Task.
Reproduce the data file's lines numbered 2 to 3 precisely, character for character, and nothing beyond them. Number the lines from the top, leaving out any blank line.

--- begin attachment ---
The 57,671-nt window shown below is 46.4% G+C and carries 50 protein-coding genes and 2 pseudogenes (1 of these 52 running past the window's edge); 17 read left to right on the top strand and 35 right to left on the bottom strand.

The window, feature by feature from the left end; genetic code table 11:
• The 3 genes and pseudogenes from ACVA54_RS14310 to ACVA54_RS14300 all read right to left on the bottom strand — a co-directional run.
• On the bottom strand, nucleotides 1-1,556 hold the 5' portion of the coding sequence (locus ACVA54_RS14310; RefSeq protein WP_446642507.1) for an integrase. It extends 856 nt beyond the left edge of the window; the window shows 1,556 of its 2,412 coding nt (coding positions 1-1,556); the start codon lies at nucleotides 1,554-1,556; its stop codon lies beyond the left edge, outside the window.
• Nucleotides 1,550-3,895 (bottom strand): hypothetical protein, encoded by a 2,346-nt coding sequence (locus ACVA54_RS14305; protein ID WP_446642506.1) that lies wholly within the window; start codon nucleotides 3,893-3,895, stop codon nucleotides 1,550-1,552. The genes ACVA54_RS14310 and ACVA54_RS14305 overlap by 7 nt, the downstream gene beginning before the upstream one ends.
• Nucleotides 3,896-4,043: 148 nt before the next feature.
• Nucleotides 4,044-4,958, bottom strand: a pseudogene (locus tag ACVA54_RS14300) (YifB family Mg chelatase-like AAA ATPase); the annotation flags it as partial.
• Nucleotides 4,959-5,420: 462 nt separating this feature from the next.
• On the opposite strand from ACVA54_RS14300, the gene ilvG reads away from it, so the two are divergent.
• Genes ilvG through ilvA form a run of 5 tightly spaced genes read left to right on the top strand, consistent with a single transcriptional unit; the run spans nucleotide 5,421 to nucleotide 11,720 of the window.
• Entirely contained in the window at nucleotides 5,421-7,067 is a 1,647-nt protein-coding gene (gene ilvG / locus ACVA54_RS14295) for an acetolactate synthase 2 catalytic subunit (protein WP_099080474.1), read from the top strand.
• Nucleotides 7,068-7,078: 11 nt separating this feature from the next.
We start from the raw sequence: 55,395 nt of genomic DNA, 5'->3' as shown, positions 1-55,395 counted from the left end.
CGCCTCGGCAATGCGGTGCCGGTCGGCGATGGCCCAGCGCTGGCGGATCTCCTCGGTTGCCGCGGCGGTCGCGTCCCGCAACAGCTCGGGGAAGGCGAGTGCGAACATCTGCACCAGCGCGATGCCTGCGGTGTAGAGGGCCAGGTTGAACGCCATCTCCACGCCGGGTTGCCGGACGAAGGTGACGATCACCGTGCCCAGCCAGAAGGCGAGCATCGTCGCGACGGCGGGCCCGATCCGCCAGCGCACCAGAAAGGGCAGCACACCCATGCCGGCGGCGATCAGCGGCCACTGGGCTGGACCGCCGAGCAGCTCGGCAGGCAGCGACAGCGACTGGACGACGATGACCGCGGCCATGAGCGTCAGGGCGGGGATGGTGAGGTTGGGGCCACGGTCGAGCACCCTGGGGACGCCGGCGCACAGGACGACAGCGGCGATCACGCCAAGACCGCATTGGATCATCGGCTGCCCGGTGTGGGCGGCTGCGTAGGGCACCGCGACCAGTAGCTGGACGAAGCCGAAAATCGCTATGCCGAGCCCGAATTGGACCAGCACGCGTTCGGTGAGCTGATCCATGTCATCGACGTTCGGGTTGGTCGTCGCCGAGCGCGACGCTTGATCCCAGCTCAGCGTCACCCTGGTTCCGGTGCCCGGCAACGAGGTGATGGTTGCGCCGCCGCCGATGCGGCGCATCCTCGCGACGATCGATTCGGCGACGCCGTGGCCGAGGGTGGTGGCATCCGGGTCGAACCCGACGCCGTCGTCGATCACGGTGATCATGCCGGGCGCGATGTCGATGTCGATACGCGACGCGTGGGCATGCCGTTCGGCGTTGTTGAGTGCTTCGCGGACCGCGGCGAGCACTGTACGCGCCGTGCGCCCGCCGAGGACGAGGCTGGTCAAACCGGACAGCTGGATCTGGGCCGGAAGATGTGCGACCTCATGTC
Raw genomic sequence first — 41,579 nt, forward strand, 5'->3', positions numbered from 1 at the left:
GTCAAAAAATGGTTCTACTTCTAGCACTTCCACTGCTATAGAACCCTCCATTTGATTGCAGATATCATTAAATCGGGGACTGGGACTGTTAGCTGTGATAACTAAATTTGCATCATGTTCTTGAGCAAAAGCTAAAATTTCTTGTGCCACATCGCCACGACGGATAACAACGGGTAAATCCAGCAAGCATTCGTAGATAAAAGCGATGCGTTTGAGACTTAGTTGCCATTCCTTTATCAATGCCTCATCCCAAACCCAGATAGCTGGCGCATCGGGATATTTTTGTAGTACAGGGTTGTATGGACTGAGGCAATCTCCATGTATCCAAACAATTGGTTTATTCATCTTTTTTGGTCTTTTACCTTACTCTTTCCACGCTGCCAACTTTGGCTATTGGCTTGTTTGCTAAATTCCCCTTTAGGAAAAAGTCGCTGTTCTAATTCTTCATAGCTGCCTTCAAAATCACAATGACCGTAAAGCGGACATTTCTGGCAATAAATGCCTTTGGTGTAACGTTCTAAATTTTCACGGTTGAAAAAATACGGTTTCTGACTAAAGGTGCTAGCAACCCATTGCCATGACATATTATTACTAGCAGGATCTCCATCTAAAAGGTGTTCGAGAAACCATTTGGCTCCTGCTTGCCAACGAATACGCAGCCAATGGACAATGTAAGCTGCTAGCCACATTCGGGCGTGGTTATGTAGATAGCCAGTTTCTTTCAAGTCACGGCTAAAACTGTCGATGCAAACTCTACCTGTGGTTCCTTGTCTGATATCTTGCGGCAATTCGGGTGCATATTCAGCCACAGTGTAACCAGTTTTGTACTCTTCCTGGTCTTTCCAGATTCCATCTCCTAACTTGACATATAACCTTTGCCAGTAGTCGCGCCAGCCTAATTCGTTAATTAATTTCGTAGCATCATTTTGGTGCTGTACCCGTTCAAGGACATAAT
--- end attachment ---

The window, feature by feature from the left end; genetic code table 11:
• The 3 genes and pseudogenes from ACVA54_RS14310 to ACVA54_RS14300 all read right to left on the bottom strand — a co-directional run.